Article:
We are all basically ordinary. None of us has more than one brain, is free of the need to take time to eat and breathe, or goes through life without any conflicts. Einstein flunked math, the Wright Brothers were simple bicycle mechanics, and Mark Twain never took a high school English Course. What is extraordinary about each of these people is that they chose to respond to life’s ordinary conflicts from an extraordinary state of vision and action. I call this extraordinary state “center” and it is essential for a great facilitator.
What is Center? Center is a state of being. You are centered when you are moving on purpose, without irritation or frustration. You are centered when you are open to discovery, no matter what the circumstances, when you are willing to learn and to change based on what you learn. All vital traits for a successful facilitator.
Center is a mind/body state. Your body pulsates, free of tension, able to move gracefully and appropriately. Your mind is alert – with a heightened awareness of surroundings and an uncanny ability to focus on essentials. You are able to focus upon the needs of your group and draw upon your many resources.
Center is magical. It makes it possible to live without struggle. It is a place of peak performance and personal satisfaction. You are entirely present in the moment and you are of greatest service to others. You are manifesting integrity, compassion, and joy. Centering is a gift – to you and to those around you.
How often are you centered? You have been there hundreds, maybe thousands, of times in your lifetime, but you probably are most aware of when you’re uncentered. Those times when you felt you could have done a better job facilitating.
Centering Tips for Facilitators
Stop for a moment and visualize a time when living was effortless, when everything flowed. Examples might be when you hugged your newborn child, received a degree, or scored a winning goal. At that moment, you were centered. As you visualize that centered moment, notice your state of being so that you can recreate it again and again whenever you choose.
Train to Center. Once you recognize center, you can begin to train in it. At first this requires trust. Do not expect major breakthroughs to happen daily. Let go of attachment to measurable outcomes. Persist in your training. Appreciate your moments of centeredness. Take in everything about your world at these times, and persist in your training. With time, centeredness will become akin to a familiar hearth where you can rest your weary bones and revitalize yourself.
There are many ways to train in centering. Here are some concrete examples on how to incorporate centering training into your life:
- Recreate the image or feeling you experienced in the centering visualization above periodically throughout the day.
- Breathing is natural – for everyone! Begin to use your breath as a means to center. Breathe deeply and slowly from your abdomen whenever you are aware of tension in your body.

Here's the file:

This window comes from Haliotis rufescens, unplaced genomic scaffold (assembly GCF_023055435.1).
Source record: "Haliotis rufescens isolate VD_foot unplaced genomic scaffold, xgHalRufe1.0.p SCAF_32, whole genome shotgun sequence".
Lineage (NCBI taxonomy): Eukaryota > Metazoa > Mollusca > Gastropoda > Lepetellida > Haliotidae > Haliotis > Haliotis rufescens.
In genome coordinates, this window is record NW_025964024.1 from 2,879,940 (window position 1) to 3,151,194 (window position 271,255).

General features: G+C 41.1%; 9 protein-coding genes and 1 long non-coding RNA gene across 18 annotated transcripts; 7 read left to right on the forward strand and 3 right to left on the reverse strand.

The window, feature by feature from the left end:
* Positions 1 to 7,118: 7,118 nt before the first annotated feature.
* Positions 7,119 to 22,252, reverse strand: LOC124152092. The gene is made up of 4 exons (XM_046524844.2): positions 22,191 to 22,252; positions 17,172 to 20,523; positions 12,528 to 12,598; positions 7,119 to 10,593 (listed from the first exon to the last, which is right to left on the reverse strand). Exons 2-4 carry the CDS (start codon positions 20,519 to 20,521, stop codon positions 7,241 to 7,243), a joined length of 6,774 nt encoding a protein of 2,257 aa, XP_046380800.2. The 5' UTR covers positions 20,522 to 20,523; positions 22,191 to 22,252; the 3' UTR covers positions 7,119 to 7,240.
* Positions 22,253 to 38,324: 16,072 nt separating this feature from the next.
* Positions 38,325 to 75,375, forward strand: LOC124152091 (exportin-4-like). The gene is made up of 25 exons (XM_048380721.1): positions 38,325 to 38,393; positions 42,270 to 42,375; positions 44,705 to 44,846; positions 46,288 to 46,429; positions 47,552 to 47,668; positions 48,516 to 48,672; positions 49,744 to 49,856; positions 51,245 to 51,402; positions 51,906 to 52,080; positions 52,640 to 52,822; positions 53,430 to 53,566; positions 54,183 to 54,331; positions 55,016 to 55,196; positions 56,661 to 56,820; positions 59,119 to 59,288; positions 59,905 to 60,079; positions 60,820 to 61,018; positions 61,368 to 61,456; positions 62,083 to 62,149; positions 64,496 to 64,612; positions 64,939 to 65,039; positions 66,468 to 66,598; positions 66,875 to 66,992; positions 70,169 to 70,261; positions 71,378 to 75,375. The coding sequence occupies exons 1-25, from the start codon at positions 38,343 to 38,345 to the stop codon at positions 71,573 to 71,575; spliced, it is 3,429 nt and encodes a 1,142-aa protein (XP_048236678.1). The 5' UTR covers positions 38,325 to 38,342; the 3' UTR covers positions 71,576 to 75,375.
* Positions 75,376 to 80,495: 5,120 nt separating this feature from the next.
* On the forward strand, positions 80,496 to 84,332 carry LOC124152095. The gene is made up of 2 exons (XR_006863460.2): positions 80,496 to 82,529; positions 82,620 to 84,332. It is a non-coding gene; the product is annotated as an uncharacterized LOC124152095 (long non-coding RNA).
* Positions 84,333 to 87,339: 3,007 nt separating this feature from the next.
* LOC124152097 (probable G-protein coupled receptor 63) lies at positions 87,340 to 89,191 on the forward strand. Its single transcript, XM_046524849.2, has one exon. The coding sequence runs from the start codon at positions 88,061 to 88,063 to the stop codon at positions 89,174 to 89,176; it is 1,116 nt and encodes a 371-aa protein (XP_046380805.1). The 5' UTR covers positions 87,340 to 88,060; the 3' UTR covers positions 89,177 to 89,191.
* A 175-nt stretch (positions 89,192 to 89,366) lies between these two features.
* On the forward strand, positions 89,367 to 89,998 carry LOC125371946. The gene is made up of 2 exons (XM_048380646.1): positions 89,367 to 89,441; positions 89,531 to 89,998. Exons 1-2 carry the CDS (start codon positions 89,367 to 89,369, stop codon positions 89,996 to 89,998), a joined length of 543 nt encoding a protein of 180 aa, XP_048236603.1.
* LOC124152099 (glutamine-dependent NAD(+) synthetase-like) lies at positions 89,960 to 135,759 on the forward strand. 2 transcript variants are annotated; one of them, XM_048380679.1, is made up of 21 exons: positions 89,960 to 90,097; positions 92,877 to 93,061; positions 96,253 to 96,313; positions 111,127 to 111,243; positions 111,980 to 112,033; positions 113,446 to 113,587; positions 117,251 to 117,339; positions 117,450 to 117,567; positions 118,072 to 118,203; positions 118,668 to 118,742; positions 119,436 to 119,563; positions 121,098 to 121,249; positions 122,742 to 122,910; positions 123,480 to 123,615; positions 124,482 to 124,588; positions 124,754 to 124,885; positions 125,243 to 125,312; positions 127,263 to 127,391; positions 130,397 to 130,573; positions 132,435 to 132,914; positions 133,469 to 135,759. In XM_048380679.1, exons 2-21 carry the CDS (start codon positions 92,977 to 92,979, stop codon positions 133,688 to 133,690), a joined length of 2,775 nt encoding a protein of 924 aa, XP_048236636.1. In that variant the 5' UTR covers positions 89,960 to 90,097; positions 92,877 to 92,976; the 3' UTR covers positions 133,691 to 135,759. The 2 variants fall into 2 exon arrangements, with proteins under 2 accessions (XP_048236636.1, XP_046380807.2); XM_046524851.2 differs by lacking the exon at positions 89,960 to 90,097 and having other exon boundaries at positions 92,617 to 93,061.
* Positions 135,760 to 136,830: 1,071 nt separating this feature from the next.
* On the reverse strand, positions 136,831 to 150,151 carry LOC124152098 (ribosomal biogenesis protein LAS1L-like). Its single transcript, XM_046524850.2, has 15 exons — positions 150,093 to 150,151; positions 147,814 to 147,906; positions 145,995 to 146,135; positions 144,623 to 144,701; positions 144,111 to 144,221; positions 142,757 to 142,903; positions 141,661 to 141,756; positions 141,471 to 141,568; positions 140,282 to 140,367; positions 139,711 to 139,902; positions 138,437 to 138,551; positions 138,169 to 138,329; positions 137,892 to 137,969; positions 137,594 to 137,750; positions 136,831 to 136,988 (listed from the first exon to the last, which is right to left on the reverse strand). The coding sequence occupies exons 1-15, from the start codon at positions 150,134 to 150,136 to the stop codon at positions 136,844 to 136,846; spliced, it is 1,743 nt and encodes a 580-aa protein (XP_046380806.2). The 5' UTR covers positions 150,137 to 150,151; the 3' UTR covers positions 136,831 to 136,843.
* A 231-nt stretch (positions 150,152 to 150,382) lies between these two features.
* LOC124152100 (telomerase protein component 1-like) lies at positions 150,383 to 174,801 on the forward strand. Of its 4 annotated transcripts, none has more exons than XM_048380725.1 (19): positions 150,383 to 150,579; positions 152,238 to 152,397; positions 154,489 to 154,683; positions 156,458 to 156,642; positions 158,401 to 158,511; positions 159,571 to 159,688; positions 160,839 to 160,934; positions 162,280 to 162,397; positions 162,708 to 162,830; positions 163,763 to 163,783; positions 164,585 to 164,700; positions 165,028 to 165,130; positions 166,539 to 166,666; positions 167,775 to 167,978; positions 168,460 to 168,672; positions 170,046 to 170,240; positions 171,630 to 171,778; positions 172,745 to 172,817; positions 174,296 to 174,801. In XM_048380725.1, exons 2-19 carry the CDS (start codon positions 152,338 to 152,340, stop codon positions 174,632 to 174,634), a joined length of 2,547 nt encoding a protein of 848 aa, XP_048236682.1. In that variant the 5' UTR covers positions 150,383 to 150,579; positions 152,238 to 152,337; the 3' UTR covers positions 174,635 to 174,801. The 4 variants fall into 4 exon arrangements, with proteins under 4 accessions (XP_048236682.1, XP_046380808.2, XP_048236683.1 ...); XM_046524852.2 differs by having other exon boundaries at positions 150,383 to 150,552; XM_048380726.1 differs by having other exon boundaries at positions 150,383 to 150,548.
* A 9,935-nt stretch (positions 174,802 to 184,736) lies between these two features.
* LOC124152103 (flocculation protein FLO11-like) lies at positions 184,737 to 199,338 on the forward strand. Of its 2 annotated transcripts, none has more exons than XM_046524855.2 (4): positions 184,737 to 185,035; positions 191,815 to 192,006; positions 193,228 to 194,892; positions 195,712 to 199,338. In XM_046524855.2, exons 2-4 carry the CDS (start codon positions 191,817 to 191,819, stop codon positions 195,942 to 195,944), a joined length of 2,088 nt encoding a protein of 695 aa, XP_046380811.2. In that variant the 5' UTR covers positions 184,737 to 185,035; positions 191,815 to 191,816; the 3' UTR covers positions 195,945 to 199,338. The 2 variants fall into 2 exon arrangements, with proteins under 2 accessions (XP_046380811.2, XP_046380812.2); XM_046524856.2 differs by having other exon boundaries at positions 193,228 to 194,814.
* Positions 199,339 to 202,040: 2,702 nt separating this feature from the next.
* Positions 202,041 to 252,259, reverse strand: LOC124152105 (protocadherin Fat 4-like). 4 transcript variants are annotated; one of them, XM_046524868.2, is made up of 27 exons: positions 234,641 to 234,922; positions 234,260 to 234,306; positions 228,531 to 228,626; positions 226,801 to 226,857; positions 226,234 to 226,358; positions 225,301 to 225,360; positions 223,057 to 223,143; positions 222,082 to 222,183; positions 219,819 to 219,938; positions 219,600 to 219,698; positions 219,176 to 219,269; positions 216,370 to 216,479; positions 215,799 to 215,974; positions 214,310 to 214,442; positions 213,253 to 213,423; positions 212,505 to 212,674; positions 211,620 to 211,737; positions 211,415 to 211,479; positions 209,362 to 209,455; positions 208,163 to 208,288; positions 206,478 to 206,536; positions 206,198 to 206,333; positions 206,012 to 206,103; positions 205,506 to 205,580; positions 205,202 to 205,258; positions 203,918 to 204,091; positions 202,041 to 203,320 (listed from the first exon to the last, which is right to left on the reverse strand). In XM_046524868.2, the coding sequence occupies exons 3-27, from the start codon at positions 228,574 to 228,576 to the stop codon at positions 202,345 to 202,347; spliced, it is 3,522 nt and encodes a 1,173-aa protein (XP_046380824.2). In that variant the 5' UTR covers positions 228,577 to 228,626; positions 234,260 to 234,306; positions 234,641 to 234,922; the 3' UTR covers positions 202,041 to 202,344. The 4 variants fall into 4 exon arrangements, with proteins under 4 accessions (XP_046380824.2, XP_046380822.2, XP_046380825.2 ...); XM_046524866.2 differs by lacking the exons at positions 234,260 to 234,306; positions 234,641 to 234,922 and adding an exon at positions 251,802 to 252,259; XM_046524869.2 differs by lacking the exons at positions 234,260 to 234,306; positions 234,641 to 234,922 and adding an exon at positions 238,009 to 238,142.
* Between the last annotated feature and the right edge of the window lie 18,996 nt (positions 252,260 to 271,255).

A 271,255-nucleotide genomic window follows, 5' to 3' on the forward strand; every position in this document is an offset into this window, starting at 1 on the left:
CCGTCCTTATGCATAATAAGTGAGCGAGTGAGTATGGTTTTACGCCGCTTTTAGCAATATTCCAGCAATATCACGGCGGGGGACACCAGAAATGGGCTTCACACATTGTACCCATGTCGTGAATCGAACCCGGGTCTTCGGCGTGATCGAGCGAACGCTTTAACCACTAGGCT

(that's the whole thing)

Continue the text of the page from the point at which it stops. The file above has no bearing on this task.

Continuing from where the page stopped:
- Choose two or three daily activities that you can use as reminders to center. For example, when the phone rings, center on the first ring, answer on the second. Other centering checks might be turning on your computer, opening the door to your office, at red lights.
- Meditate. Pasqual said, “All of man’s troubles stem from his inability to sit quietly in a room alone.” Set aside 10 – 20 minutes each day for quiet reflection, introspection, and meditation.
- Clarify your purpose. Unless we know where we want to go, we are unlikely to get there. Know your purpose in life, why you are involved in the activities that occupy your time. Be crystal clear on this and in times of stress reflect on that purpose before you take action in a conflict.
- How would my best self show up? Simply and regularly ask, “What’s the highest level of me that can show up right now?”
- Develop a network of people, programs, and literature that brings you back to center. Our strength is in connection, not in isolation.
About the Author. This article was submitted by Thomas Crum, president of Aiki Works, Inc. He has developed the Magic of Conflict approach, an in-depth technology to turn conflict into opportunity and one¹s life of work into a work of art. Tom conducts workshops worldwide for management and employees at all levels in corporations, government and non-profit organizations.You can see Tom in action in this issue’s resource listing below, “The Magic of Conflict Video Set.” You can find more information on Tom on his website, www.aikiworks.com.
This week, practice at least one of the centering exercises described in Tom’s article above. We’d love to hear about your experiences. Please share your questions, feedback, or experience on this topic in the comments section below. And check out The Magic of Conflict, a brilliant approach to Turning a Life of Work into a Work of Art.
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